The following first appeared in the private email list IVy-subscribers,
which was available to all those who subscribed to the
printed magazine, International Viewpoints.

This is just for fun
by Phil Spickler
15 Jun 00

Hi, Thom and Tom and fellow Listers,
       Many thanks for joining the "Who's got the best Service Fac?" contest.
 I can see that the spirit of play, while somewhat bruised and battered, is
yet alive and well on Ye Deare Olde IVy-su list.

       It may be necessary in the contest to open some sub-categories, such
as The Most Service Facs in One Posting, as well as The Single Longest (and
Shortest) Service Fac;  also, the Service Fac Whose Creator Has the Least
Awareness Of.

       Speaking of Service Facsimiles, and who isn't these days,  Ron back in
1963, during the St. Hill Special Briefing Course, started talking about the
idee fixe (French, you know, for the fixed idea) as one of the simplest
definitions of service facsimile, and one of the easiest diagnostic tools to
use in spotting service facsimiles and being able to point them out.

       Now as Rowland gracefully pointed out in an earlier posting on this
same date, the granddaddy or most basic area for finding fixed ideas, of
course, is the area of implants -- your own, or someone else's -- 'cause
implants usually put in various ideas, and like the engrams that they are,
back these ideas up with a lot of fancy forms of pain and unconsciousness, so
that when they finally surface they're extremely fixed.  And of course, as
time and a half goes by, they are the basis for what all of us suffer from at
different times, which is to say, fixed or unchanging ideas that we can't
easily drop and which don't allow us to examine other or differing ideas.

       And so this whole business of implants and engrams leads to fixed
postulates, fixed purposes, fixed considerations, fixed opinions, etc. etc.,
and these can cause trouble simply because (a) the individual doesn't really
know analytically how he came by such ideas, and (b) they are outside of the
guy's self-determined control, so that it is very very very difficult for the
poor fellow to change his mind; and of course the ability to change your mind
at will is about as far as you can get in the direction of being really free.

        No mind at all might be a lot freer; but heck, I think we've got
enough Zen masters at the moment, and besides, there's not much game without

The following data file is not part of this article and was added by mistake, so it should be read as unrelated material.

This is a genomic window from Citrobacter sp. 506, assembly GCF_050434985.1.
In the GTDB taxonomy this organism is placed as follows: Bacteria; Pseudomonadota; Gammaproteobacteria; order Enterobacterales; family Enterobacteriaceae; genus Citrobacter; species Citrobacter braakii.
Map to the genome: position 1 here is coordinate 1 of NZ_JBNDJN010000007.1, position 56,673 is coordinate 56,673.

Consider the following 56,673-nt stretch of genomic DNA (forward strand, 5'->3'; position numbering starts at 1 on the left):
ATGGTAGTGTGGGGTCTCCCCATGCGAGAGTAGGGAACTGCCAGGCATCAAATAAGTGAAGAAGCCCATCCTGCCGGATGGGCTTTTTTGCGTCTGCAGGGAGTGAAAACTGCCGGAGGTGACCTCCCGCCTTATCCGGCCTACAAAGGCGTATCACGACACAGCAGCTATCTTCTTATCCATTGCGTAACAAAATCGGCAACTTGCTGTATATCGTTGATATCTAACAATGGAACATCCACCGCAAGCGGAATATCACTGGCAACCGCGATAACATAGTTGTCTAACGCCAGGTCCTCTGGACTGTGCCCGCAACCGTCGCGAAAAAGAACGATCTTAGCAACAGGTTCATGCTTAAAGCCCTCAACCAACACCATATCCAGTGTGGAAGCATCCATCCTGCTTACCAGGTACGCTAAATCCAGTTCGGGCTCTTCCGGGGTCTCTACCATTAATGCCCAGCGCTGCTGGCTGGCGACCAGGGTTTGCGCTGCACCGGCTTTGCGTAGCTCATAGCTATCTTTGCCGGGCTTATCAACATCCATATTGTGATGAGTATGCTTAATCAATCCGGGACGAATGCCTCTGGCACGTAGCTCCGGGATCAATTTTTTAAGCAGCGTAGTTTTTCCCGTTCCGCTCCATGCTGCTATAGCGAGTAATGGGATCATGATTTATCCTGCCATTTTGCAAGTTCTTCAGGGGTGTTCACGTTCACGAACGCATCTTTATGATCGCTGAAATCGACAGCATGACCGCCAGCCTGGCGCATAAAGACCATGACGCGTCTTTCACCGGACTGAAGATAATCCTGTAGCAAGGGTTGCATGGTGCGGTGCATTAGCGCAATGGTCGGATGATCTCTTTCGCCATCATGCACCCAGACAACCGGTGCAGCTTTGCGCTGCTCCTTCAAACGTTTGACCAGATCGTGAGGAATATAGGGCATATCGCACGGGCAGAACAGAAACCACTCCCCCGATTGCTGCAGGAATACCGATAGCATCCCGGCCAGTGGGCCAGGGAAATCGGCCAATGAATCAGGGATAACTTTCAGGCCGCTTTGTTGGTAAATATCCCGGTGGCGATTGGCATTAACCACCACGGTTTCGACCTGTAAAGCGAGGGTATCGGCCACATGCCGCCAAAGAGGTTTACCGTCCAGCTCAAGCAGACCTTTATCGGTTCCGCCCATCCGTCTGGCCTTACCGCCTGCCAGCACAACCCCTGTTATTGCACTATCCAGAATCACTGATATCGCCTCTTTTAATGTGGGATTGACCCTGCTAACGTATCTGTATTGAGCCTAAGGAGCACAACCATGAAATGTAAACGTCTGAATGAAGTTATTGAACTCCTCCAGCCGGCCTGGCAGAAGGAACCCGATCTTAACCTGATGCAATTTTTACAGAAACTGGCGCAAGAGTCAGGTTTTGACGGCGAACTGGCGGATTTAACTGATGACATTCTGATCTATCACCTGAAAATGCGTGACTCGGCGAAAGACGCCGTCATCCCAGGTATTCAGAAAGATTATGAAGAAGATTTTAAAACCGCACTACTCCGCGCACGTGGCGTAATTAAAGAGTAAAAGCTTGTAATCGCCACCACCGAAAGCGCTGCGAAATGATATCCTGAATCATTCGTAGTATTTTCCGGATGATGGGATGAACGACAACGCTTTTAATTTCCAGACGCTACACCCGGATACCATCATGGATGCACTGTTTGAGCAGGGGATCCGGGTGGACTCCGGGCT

a mind.

       So in examining our Service Fac contest, it's good to look at some of
the things that have gotten posted either by self or others, and you might be
able to spot some pretty good stuff as entries in said contest.

        Thom Pearson was kind enough to mention an earlier contest which was
called the Unpopularity Contest -- I can't recall who won it; it became so
popular that I may have claimed the title for myself.  I can see from what
Thom said that the contest got closed before he and perhaps others truly had
a chance to post entries, so I hereby will entertain further entries to that
contest, if it proves to be as popular as it was the last time it was au

        One of my own favorite and personal Service Facsimiles is -- well,
I'd better save that one for another time, but it probably colors everything
I have to say on the IVy list.

       Another piece of information from the Commodore (Ron, that is) was the
statememt that "Reality is proportional to the charge off the case."  I've
looked at that one over the years, and I think I've always hoped that it
wasn't true, but I found that in auditing people, when they did get a lot of
charge off a case (theirs or someone else's) their reality, or ability to
perceive reality, did seem to improve greatly -- reality here being defined
as the agreed-upon apparency of existence.  There may be other and better
definitions than that, but it's the one I'm referring to when I repeat Ron's
aphorism that someone's reality is proportional to the charge off someone's

      Now if you treat human beings as a composite, which I have found to be
the most realistic approach to what's hiding behind all that beautiful skin,
the more charge you can get off of the more cases the guy has misidentified
with, the better his reality will be.

       As a footnote to the discussion about whether it is good or bad to
evaluate for a preclear, a client, or whatever you want to call the guy or
gal that's sitting across from you, it seems to me (he said, calling on his
vast years of experience) (the aforementioned is an entry in the Service Fac
contest) -- it seems to me that there are so many tools available in
Dianetics and Scientology which make it possible to assist someone to get
into session (which is to say, interested in case and willing to talk or
communicate about it) that it's hard for me to imagine a situation where it
would be necessary to evaluate, or as someone else suggested earlier
invalidate, in order to have a good and rewarding session.

      Well, enough for now -- my mother was frightened by an encyclopedia
when she was pregnant with my body.  Keep the entries coming and have lots of
fun; it looks like the list is heading for a Grade 4 release or better.  All
the best and worst -- as ever, and never,